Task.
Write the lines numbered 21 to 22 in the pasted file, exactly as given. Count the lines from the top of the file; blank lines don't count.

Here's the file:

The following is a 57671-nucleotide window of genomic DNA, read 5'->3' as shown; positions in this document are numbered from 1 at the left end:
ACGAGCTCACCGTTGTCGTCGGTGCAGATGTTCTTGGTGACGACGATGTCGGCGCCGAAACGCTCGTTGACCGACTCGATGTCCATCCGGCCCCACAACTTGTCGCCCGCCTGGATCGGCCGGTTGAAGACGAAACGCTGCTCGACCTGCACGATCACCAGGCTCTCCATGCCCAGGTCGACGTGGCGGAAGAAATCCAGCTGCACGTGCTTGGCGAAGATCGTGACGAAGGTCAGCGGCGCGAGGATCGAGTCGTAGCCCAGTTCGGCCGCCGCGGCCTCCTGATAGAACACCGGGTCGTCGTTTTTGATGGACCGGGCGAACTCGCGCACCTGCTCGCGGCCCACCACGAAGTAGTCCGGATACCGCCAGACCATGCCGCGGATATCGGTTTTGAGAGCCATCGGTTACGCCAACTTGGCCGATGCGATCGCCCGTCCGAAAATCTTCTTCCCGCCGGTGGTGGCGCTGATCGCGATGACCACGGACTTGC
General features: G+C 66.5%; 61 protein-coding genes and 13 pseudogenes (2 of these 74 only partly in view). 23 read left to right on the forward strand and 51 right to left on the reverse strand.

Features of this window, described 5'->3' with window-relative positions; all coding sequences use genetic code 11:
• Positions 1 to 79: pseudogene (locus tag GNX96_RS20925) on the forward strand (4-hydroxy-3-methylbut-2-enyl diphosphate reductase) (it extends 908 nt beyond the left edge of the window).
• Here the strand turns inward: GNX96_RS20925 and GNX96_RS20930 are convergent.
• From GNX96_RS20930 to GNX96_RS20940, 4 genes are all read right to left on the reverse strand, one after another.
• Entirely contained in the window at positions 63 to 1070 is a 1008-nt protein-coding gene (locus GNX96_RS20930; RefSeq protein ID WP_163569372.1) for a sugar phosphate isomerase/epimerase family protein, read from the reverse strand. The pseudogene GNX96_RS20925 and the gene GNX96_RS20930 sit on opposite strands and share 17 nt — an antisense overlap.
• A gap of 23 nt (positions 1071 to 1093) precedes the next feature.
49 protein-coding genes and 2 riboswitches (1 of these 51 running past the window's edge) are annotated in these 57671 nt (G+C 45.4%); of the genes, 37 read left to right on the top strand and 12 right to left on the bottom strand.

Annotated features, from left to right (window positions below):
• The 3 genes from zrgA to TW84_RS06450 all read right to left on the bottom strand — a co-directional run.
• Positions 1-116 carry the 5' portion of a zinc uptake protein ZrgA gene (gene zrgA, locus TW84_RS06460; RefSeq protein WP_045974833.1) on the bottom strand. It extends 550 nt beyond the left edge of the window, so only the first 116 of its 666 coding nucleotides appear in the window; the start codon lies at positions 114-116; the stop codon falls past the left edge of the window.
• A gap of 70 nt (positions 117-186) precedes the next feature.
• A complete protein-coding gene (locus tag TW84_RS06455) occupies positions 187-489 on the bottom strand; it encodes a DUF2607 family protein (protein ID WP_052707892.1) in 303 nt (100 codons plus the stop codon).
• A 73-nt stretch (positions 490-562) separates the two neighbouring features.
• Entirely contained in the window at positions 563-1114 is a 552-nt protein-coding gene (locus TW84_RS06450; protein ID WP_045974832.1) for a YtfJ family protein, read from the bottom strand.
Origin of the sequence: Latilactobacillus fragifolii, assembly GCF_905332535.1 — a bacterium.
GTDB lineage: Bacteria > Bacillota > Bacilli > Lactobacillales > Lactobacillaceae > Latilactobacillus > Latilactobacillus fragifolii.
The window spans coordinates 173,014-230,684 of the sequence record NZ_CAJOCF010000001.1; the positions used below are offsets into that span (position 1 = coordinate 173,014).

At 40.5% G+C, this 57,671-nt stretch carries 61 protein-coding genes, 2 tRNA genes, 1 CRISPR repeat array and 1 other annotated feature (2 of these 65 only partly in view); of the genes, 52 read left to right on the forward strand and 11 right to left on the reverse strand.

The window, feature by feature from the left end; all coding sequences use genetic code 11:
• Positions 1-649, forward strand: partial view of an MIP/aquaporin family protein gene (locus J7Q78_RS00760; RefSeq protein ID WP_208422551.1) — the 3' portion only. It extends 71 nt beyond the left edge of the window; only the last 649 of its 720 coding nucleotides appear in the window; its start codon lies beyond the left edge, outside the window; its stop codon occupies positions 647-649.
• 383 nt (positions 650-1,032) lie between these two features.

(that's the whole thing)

At 40.5% G+C, this 57,671-nt stretch carries 61 protein-coding genes, 2 tRNA genes, 1 CRISPR repeat array and 1 other annotated feature (2 of these 65 only partly in view); of the genes, 52 read left to right on the forward strand and 11 right to left on the reverse strand.

The window, feature by feature from the left end; all coding sequences use genetic code 11: